Just as I get back from my wonderful two-week trip to Australia, I’m hit with some pretty bad news from American AAdvantage as I look to book a trip for next year to the land down under. Heading down to Hawaii I flew Qantas, but coming back I flew Hawaiian. While I enjoyed the experience, it wouldn’t necessarily be my preferred way of getting to and from Australia due to the lack of lie-flat seats.
Unfortunately, redeeming AAdvantage miles to and from Australia is about to get tricker.
Effective September 1, 2015, you’ll no longer be able to redeem AAdvantage miles between the Continental US and Hawaii.
Right now, to get from the mainland to Hawaii, it will cost you:
- 22,500 miles one-way in economy
- 37,500 miles one-way in business class
- 47,500 miles one-way in first class
While this will certainly impact those wishing to vacation in Hawaii itself, I’m also concerned for connections, since Hawaiian does have some decent connection opportunities from Honolulu to international destinations. While the seat isn’t the greatest, award availability is fairly good. Now, you’ll have to get yourself to Hawaii directly on American or Alaska, and then from there connect onto one of the onward Hawaiian flights. Unfortunately, American award availability directly to Hawaii is hit or miss, to be honest.
Here’s How to Best Work This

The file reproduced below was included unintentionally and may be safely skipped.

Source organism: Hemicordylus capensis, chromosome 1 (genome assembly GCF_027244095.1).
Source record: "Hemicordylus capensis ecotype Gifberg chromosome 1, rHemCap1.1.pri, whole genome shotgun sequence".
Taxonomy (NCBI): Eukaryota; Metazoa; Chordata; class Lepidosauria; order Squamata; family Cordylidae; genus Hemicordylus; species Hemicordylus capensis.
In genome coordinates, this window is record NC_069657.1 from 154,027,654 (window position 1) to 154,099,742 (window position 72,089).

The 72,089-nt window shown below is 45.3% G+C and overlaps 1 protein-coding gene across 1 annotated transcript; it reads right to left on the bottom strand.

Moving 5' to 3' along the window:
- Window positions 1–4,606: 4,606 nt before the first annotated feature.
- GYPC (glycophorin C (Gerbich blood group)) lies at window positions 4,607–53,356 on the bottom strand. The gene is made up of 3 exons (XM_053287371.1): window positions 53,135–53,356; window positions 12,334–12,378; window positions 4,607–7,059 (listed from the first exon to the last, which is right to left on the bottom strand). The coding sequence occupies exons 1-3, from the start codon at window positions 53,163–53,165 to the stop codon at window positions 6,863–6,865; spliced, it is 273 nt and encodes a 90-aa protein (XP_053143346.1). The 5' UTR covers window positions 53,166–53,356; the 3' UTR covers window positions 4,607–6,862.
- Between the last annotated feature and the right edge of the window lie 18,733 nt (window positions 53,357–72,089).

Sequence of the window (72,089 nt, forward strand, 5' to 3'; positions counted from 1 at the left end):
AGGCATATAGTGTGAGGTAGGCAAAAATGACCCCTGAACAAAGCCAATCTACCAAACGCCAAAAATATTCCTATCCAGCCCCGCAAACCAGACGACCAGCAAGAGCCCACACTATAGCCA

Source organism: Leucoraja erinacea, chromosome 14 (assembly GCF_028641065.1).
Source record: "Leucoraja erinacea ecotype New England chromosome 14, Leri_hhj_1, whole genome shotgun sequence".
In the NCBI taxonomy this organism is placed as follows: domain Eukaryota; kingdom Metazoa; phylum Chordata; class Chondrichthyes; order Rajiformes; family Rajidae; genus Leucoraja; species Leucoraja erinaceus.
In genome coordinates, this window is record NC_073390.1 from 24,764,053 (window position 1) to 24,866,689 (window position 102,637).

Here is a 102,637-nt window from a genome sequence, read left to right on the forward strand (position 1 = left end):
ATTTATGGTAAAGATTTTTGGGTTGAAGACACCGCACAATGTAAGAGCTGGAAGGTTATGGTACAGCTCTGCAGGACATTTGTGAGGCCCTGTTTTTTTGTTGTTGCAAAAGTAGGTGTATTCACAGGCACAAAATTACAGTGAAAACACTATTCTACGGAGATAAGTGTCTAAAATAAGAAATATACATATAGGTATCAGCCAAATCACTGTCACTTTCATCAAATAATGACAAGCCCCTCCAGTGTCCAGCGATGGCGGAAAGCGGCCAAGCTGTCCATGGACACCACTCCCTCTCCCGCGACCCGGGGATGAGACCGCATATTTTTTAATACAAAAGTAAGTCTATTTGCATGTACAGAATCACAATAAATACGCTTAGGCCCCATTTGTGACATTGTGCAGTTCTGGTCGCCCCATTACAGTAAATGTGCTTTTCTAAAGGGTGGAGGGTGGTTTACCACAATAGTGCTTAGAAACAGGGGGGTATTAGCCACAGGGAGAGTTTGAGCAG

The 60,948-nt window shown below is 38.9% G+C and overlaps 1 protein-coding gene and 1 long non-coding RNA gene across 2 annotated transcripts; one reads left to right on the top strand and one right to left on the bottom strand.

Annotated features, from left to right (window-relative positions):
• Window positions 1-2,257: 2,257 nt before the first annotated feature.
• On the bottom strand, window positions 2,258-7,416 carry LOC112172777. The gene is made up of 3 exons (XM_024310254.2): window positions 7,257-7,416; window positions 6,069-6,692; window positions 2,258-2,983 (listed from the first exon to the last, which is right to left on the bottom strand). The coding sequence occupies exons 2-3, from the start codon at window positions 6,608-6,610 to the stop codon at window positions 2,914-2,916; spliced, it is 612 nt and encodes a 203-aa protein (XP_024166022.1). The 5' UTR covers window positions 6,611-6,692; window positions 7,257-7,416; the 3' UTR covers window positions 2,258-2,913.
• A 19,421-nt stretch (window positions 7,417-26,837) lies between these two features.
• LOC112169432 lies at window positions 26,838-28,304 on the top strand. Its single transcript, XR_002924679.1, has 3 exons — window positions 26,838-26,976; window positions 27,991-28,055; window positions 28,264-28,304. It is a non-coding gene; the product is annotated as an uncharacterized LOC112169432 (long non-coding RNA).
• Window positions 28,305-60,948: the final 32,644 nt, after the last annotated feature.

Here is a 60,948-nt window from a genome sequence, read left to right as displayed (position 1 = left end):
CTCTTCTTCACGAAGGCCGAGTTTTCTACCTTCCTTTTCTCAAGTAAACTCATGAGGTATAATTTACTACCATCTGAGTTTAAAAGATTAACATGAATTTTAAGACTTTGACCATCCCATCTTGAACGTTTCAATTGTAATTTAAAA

American and Alaska do offer several options to get to Hawaii, though not necessarily Honolulu. Your best bet will be to fly to an available island, then hop over to Honolulu on Hawaiian (that is allowed since it is inter-island) for your international departing flight.
All flights are operated by American unless otherwise noted.
- Kona to Los Angeles
- Kona to Phoenix
- Kona to Oakland (Alaska)
- Kona to San Jose (Alaska)
- Kahului to Dallas
- Kahului to Los Angeles
- Kahului to Oakland (Alaska)
- Kahului to Phoenix
- Kahului to Sacramento (Alaska)
- Kahului to San Jose (Alaska)
- Kahului to Seattle (Alaska)
- Honolulu to Dallas
- Honolulu to Los Angeles
- Honolulu to Oakland (Alaska)
- Honolulu to Phoenix
- Honolulu to San Jose (Alaska)
- Lihue to Los Angeles
- Lihue to Oakland (Alaska)
- Lihue to Phoenix
- Lihue to San Jose (Alaska)
What’s the Impact of Not Being Able to Use AAdvantage Miles to Hawaii from the Continental US?
- Reduced availability to get to Hawaii to make onward connections to international destinations. Often, non-stop premium routes have slim availability in premium cabins, so routing via Hawaii is a way to find additional seats (most times). Now, you’ll be forced to fly Alaska and American.
- Reduced availability to get to Hawaii for leisure travelers. Leisure travelers tend to save their miles for dream trips to Hawaii, and now that they won’t be able to fly over to Hawaiian, they’ll be looking for seats on American or Alaska.
Overall, this isn’t a good thing – more so for international connections in my opinion, though certainly domestic visits as well. I suspect Hawaiian itself ended this partnership on these routes, though I’m happy I’m still able to redeem miles to international destinations…for now.
If you’re looking to fly to Hawaii, or onward via Hawaii, I’d recommend booking awards now, before the September 1 ending date.
Will not being able to redeem AAdvantage miles between the continental US and Hawaii impact your travel plans or redemption opportunities?
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